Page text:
Mairin:  … [is he really trying to use, “i was never busted for my illegal activity” as a positive quality?!?]
Derek:  And it’s not like I was selling to kids or anything.  I only sold to dealers.
Mairin:  [oh, well in that case…. ]  Well, I had really better be going.  I’ve got this protest that I’m going to with my friend.  The one who called.  The one who knows where I am and who I’m with.
Derek:  Oh, some friends of mine wanted me to meet them at the protest, what a coincidence.
Mairin:  Haha, how strange.  Well, have a good time, I’ve really got to get going.

Never saw him again.  He actually emailed about 8 months later.  I was happy to tell him I was otherwise occupied.  Besides, it’s hard to go out with someone when you don’t know when he’s going to be able to borrow his big brother’s car.

Got a bad first date story?  Please, help me feel better about myself and share it in the comments 🙂

Getting Serious for a Moment

A little background on this blog:  I started a blog a while back that was going to be my musings on social justice, theology, human rights, etc.  I wrote a couple posts and decided I sounded forced… and obnoxious.  And I decided I took myself entirely too seriously.  That’s when Grown-Up Livin’ started… as an antidote to my self-righteousness – a way to remind myself that I am occasionally (or frequently) ridiculous and that I should stop taking myself so seriously.

That said, I actually do have something serious to talk about today.  And I thought about reviving the old blog (it still exists, I just don’t write in it) to talk about it, but no one reads that one so it would kind of defeat the purpose.

Some of you know me personally.  Some of you don’t.  For over 8 years, I have worked in various areas social services: mental health, housing/homelessness, HIV/AIDS.  I love this work, and it is the intersection of mental health and homelessness that I love the most.

In order to receive federal HUD (Housing and Urban Development) funding for supportive housing services for people who are/were homeless, every city/county must have what is called a Continuum of Care – to oversee the processes and applications that go along with procuring that funding. 

Every two years, as required by HUD, continuums are required to conduct a Point-In-Time Homeless Count.  This is essentially a census of every person in the continuum who is living in a shelter or on the street.  In Chicago (I can’t say for sure about other continuums), the city is divided into sections and hundreds of volunteers are recruited to walk/drive up and down every street to count and survey all people who have no other place to sleep that night.  It is done in the middle of the night, in the middle of winter (warmer climes may do the Count in the summer – the goal is to pick a time when as many people as possible will be in the shelters).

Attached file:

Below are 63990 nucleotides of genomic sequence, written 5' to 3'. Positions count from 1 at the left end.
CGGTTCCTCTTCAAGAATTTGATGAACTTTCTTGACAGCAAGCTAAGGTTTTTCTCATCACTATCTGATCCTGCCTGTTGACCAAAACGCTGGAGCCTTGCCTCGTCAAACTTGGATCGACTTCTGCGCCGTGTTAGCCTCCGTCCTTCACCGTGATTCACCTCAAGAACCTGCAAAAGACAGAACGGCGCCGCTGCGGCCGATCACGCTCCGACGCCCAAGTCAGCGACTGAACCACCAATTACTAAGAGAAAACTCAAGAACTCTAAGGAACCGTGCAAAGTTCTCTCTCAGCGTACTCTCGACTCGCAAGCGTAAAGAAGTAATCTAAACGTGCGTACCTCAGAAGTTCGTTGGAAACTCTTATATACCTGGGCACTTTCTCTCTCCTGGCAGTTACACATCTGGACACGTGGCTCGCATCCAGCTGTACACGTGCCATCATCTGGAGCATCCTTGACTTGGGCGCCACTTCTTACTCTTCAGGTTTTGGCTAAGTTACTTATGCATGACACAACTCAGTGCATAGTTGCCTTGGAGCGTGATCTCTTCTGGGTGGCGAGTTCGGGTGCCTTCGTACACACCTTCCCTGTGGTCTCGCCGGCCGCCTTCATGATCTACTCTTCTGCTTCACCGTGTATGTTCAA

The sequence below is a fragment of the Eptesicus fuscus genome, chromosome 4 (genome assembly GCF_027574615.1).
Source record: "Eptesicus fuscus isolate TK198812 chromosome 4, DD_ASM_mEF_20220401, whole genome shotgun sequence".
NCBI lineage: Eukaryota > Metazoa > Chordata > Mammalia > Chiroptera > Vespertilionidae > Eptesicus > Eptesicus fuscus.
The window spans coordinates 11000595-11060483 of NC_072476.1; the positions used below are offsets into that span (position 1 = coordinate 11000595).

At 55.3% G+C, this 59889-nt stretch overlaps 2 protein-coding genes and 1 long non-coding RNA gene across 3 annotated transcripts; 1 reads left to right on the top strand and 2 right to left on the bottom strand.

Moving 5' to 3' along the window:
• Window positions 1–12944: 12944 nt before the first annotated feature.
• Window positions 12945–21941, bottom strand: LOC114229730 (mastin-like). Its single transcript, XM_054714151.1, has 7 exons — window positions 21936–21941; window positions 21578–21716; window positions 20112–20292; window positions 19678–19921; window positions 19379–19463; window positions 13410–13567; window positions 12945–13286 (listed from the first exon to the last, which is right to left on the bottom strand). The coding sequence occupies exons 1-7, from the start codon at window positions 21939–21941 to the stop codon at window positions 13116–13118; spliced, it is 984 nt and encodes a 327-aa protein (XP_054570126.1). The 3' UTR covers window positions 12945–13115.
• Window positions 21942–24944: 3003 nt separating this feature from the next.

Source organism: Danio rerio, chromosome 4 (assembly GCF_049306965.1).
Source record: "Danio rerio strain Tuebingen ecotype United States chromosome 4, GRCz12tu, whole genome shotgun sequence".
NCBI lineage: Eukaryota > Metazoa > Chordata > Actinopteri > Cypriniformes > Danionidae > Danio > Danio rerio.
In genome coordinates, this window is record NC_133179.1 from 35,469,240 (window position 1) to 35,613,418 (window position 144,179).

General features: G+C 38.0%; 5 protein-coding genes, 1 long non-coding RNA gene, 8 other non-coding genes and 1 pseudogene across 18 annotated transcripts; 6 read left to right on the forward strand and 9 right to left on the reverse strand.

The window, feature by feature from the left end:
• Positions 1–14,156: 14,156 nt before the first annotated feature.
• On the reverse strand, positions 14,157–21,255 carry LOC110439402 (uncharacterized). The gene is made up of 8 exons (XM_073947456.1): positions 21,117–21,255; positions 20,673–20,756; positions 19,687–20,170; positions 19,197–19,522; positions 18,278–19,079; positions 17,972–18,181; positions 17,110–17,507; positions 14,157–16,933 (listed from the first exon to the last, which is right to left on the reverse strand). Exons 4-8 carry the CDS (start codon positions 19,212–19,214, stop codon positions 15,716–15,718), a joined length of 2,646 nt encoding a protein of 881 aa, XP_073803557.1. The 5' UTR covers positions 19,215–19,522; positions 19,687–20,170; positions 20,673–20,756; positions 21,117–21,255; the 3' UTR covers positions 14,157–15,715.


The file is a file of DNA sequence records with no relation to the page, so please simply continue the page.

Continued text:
This is important not only to receive federal funding for services, but to inform the kind of services that are needed.  And because every human being deserves to be counted.

If you are in Chicago, check here for info:
http://www.facebook.com/notes/100000-homes-campaign-chicago/2011-chicago-homeless-count-volunteers-needed/178285328871559

(If you would like info on the Chicago 2009 PIT Count, check here: http://www.thechicagoalliance.org/documents/2009%20PIT%20Count%20Executive%20Summary.pdf

If you are in Suburban Cook County, you can volunteer here:
http://www.homelesscount.org

If you live anywhere else, you can go here to look up the contact person for your local Continuum of Care:
http://www.hudhre.info/index.cfm?do=viewCocContacts

I urge you to consider this; Continuums NEED volunteers.  I have done this since 2007 and will be participating again this year.  You will receive training; you will be paired up with an experienced outreach worker. 

SOmeone asked me last week why I liked working in this field.  I gave a generic answer (“I like working with people”), which he called me out on.  This is my real answer:  Every person deserves to be treated like a person.  Like a human being.  I want a job where my role is treat people with the respect and dignity they deserve and, so frequently, do not receive. 

Please consider volunteering for the 2011 Point-In-Time Homeless Count.  People need you.